Originally published May 22, 2013
You'll find 120 species of South American catfishes in Amazon Rising. The large characin family is also well-represented in Amazon, with 66 species, including lots of tetras and a couple of piranhas. One more characin, the blind Mexican cave tetra, lives in the Islands and Lakes gallery.
But according to collection manager Kathy Lee, “The cichlids appear to be more diversified in behavior and have many interesting feeding strategies.” They also have possibly the most creative common names in all of fishdom. Among the 59 species at Shedd, you’ll find the eartheater, Bolivian ram, blue julie, star sapphire, flavescent peacock and Malawi eye-biter.
Before we go into their differences, let’s look at what makes a cichlid a cichlid.
If you peer way inside the mouths of a hobbyist’s freshwater angelfish, a farm-raised tilapia and one of those African lake eye-biters, you’ll see what biologists call pharyngeal dentition—teeth in the throat. While a cichlid uses the often specialized teeth in its jaws to pick up, rasp, scrape, nibble, or grab and grip food, it chews or crunches the meal in its throat. Pharyngeal dentition is the single feature that this vast, varied family has in common—and it’s what allowed for the exuberant proliferation of species in the first place, through adaptation to niche feeding opportunities in every imaginable microhabitat of lake and river ecosystems. Essentially, for anything in the water that could be considered food, there’s a cichlid species that eats it.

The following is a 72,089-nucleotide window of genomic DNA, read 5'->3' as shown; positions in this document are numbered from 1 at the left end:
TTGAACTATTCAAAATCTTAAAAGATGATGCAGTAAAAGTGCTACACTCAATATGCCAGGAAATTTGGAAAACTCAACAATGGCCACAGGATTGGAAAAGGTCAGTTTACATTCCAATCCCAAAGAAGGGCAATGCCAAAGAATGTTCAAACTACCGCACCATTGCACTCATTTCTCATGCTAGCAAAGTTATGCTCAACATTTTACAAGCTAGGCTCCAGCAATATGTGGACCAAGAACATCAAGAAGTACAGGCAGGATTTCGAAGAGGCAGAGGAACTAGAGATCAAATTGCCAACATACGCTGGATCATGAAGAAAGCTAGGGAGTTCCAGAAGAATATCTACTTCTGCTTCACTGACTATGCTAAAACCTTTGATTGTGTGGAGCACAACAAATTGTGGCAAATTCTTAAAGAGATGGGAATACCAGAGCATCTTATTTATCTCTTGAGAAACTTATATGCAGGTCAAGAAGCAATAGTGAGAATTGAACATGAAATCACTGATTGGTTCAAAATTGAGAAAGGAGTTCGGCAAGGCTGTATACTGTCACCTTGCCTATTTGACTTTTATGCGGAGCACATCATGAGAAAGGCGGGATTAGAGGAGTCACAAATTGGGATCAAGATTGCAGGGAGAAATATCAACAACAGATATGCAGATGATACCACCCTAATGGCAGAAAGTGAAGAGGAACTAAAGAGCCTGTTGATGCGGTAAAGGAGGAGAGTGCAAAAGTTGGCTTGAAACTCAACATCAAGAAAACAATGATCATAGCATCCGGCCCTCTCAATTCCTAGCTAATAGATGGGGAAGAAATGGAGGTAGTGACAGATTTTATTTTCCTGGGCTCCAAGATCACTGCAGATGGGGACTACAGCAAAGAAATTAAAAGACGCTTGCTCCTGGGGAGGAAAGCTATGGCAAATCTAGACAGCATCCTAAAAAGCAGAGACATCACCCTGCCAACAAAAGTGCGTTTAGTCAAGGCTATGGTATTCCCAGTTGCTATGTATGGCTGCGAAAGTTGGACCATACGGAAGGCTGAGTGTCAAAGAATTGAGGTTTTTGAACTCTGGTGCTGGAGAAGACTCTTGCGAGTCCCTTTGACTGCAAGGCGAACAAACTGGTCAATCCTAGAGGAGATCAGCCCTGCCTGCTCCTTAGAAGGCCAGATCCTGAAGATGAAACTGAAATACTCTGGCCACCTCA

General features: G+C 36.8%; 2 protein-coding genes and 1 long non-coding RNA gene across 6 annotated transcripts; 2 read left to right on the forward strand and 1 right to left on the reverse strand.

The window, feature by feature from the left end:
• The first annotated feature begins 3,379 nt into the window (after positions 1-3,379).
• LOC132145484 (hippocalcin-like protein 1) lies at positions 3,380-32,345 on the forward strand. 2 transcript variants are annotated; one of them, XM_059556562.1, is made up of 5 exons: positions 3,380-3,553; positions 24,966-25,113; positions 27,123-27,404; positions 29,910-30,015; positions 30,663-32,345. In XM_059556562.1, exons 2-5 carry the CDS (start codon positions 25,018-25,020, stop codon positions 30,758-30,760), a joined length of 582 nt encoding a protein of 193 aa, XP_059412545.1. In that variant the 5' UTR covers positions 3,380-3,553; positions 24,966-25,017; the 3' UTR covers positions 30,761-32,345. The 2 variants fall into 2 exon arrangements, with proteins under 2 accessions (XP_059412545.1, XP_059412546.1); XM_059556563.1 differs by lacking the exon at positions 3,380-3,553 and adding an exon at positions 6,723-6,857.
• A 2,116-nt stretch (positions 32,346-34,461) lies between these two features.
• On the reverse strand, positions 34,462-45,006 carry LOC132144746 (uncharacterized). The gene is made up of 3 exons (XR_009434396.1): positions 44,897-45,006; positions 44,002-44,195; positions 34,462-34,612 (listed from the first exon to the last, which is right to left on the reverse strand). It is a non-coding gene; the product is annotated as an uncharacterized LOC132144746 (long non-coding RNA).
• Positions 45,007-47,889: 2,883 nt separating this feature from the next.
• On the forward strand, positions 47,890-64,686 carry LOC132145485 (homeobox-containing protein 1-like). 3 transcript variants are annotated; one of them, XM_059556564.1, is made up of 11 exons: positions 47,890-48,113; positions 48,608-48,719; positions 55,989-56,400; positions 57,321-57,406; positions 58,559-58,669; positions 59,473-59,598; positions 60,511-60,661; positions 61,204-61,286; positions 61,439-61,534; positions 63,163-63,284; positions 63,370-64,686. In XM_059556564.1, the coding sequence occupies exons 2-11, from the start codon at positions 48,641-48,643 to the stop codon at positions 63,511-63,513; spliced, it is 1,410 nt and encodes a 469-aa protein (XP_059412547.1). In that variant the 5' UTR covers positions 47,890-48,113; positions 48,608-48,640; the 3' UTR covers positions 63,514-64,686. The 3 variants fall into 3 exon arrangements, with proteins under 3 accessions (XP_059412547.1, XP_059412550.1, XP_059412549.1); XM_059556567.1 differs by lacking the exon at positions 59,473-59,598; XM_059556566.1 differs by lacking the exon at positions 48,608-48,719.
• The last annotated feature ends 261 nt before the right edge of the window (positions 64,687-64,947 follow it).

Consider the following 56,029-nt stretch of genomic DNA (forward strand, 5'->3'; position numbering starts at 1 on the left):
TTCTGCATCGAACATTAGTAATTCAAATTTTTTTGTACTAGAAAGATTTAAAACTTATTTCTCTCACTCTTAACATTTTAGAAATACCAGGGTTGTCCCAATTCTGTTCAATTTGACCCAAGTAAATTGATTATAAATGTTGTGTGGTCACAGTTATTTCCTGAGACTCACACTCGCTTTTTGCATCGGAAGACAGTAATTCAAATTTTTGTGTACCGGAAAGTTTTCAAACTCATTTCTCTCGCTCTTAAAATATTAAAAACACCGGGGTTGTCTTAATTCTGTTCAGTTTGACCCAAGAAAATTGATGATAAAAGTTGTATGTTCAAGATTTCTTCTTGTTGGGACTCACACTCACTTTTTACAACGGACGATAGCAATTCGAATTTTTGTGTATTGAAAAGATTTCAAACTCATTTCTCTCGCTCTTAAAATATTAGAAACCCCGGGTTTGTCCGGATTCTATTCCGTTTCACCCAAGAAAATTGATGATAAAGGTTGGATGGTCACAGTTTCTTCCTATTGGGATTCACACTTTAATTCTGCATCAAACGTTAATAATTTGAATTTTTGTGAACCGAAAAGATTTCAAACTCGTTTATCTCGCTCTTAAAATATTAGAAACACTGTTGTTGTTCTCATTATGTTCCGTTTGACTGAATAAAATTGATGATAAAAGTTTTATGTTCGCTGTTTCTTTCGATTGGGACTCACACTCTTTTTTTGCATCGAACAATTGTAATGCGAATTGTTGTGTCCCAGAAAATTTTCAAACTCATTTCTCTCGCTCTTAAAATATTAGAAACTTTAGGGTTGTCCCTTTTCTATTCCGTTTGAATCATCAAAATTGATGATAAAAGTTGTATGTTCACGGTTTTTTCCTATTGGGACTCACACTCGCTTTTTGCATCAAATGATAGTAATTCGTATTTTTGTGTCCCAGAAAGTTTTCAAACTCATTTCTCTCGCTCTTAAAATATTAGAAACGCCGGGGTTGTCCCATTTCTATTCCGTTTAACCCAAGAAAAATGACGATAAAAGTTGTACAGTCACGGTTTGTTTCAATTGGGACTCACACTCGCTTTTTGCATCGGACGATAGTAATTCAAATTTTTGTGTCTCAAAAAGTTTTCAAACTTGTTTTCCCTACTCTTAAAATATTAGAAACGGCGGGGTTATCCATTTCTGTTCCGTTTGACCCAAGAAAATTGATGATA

A lot of cichlids are mainly herbivores, grazing on algae and plants. Others are dentrivores—scavengers—that eat all sorts of organic matter, helping to keep their habitats clean at the same time. Then there are predators, some of which are generalists, going after small fishes, insects, larvae and other food on the move. Pretty normal, so far.
But the real beauty of the cichlids—in addition to their often bold patterns and brilliant colors—is the degree of specialization some species have pursued to get a meal. A number of cichlids practice fin-nipping, eating the protein-rich scales of other fishes. Fish eggs and larvae are fair game to many aquatic predators, but several cichlids ram the heads of mouth-brooding species, causing the parent to spit out the developing young. The elegant venustus cichlid in the Islands and Lakes gallery has turned ambush hunting into theater, playing dead on the lake floor to lure small scavenging fish within nabbing distance.
As for the Malawi eye-biter, from several accounts, that common moniker is accurate. The eye-biter is a lightning-fast ambush hunter that uses its extremely narrow body to angle in on prey with minimal visual presence. It targets smaller cichlids, often slashing the prey to more easily overpower it. And while this aggressive cichlid may not specialize in feeding on eyeballs, it may also blind its prey to disable it during the hunt, or resort to the unusual feeding behavior when food is scarce, based on examination of gut contents.
You can learn more about the incredible diversity of cichlids, their feeding habits and favored habitats, in Amazon Rising, the Rivers gallery and at what can only be called “The Amazing Wall of Cichlids” in the Islands and Lakes gallery. And see a few of them on our Facebook album.
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